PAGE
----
Offering Experiences: The Emerging Basis of Competition

Can you imagine running into Steve Job’s office at Apple and exclaiming: “Steve, I just realized that the new basis of competition is being able to provide world-class experiences for our customers !” Either he would laugh you out of his office or call Apple’s security to throw you out of the company. Steve Jobs already knows that offering experiences is the way for companies to achieve stronger competitive differentiation and larger market share.

Apple, of course, is not the only company that has been pursuing this strategy. In our world of insurance, USAA, Progressive and Chubb are three insurance companies that immediately come to mind as companies providing a world-class experience for their clients.

But what about your insurance company? Of if you are a producer, what about the insurance agency or broker you work for? Does your firm provide a world-class experience? Is it planning to offer a world-class experience? (By the way, it is your customers, producers and other stakeholders who would be the ones deciding if your company offers a world-class experience.)

Let’s assume that either your company wants to offer a stronger experience or offer an experience in the first place. (Yes, every firm offers experiences. It is just that most of the stakeholder interactions are labored, awkward or otherwise painful.) What technology firm might you consider contacting that would enable your insurance company or agency / broker to offer experiences for your policyholders, prospects and others?

edgeIPK.

Who is edgeIPK? My question exactly. On Wednesday, January 27, 2010 Wendy Corman, the newly appointed president of the U.S. division of edgeIPK and her colleagues were gracious enough to brief me about edgeIPK and show me a demo. The purpose of this post is to get across the highlights of that briefing.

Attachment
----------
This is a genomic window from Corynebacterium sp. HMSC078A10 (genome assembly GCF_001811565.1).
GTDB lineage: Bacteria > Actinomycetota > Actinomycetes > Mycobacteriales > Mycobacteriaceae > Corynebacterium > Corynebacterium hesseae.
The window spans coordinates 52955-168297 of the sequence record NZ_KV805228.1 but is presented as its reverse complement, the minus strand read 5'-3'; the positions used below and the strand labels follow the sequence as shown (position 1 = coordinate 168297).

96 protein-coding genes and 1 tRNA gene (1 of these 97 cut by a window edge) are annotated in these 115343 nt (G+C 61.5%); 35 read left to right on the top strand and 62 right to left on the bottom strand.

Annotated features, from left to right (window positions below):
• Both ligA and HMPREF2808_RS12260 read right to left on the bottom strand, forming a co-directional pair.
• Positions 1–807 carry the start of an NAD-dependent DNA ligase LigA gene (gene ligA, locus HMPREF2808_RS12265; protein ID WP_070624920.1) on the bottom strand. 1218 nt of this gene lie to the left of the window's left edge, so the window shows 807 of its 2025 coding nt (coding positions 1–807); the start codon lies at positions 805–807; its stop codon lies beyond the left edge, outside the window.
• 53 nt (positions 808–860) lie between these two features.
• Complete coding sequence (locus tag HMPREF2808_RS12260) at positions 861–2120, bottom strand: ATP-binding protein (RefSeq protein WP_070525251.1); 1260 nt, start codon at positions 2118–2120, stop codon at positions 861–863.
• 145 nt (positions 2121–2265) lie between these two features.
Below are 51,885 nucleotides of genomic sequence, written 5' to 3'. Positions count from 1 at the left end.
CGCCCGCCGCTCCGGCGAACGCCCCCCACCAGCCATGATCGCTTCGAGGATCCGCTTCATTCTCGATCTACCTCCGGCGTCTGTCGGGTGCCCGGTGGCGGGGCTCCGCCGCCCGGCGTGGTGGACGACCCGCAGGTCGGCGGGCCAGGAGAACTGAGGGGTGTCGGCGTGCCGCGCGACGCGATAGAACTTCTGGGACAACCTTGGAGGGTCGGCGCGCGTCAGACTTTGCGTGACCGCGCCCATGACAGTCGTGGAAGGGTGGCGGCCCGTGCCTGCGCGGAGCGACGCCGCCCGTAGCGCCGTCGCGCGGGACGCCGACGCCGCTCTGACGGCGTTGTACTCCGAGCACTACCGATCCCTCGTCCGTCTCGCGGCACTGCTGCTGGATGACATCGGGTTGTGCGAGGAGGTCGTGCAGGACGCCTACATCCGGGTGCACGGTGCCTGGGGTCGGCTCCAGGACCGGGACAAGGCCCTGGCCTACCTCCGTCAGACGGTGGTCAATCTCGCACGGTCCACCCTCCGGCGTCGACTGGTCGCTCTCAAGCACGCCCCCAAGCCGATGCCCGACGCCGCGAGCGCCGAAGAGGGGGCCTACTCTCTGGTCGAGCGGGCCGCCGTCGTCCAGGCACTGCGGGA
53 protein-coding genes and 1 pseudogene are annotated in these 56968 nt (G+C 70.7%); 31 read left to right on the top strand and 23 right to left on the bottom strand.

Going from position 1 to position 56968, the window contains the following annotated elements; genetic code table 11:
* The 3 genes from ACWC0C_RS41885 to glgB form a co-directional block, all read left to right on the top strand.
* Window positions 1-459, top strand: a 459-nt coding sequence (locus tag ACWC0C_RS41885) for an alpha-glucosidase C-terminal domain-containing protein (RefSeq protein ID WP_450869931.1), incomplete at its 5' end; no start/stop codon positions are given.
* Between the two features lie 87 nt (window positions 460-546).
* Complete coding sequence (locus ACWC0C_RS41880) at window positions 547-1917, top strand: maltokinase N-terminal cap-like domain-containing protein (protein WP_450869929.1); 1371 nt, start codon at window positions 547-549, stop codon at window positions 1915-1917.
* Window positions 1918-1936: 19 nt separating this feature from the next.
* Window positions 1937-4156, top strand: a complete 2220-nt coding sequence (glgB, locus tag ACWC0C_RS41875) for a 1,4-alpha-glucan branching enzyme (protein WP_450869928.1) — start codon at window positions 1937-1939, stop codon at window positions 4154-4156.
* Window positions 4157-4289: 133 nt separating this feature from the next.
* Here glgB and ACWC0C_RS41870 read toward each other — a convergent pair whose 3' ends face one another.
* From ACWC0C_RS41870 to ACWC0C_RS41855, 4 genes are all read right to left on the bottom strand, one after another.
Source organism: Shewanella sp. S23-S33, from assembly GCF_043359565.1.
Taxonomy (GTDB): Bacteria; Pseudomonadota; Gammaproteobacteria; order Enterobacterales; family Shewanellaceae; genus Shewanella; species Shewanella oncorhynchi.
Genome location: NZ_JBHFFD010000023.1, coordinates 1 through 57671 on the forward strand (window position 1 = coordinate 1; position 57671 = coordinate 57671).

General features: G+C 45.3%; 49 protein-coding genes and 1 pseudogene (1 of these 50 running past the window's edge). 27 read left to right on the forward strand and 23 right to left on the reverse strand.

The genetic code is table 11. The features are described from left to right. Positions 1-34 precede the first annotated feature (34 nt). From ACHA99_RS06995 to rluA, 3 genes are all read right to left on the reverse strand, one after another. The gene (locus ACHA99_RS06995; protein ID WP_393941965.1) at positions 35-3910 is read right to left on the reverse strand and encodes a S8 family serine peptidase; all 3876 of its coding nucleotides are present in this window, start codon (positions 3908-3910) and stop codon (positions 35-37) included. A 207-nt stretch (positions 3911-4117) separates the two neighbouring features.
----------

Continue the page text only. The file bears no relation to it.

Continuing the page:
Please note that I am not saying you should rush out and purchase edgeIPK’s products. But given that three of their insurance customers are Allianz, Zurich and Willis, you might want to consider reaching out to edge for a conversation, a demo and potentially creating a pilot for one of your lines of business. I’ll leave it to you to decide if you want to go their web site, find the contact information and call them.

So, what does edgeIPK offer? Edge enables insurance companies the ability to wrap and extend their functionality simultaneously to multiple delivery channels in multiple formats. That means, your insurance company can provide the same look-and-feel to producers, policyholders, prospects or others regardless of the nature and form of the interaction.

Say what? Edge enables insurer or broker functionality to be delivered in a consistent look-and-feel to the web, to mobile devices, and to laptop computers. A critically important point is that edge is ‘target platform agnostic’ so it doesn’t matter if the insurance company or broker is reaching out to people who use IE, Firefox, Safari, or other browsers. Nor does it matter what version of those browsers the target audience is using because edge (supposedly according to Wendy during the briefing) keeps up with all the browser versions and ensures the content can be correctly rendered for the target audience.

Edge capabilities can be used by marketing, distribution and call center staff in the home office as well as field office, agency or broker staff. Edge realizes insurers conduct business on a global stage and so supports multiple languages and multiple currencies. As they told me during the briefing, edge can easily handle our UK cousins use of ‘u’ everywhere as well as our US spelling. Edge supports Spanish, Chinese (Mandarin, I believe) and many other languages.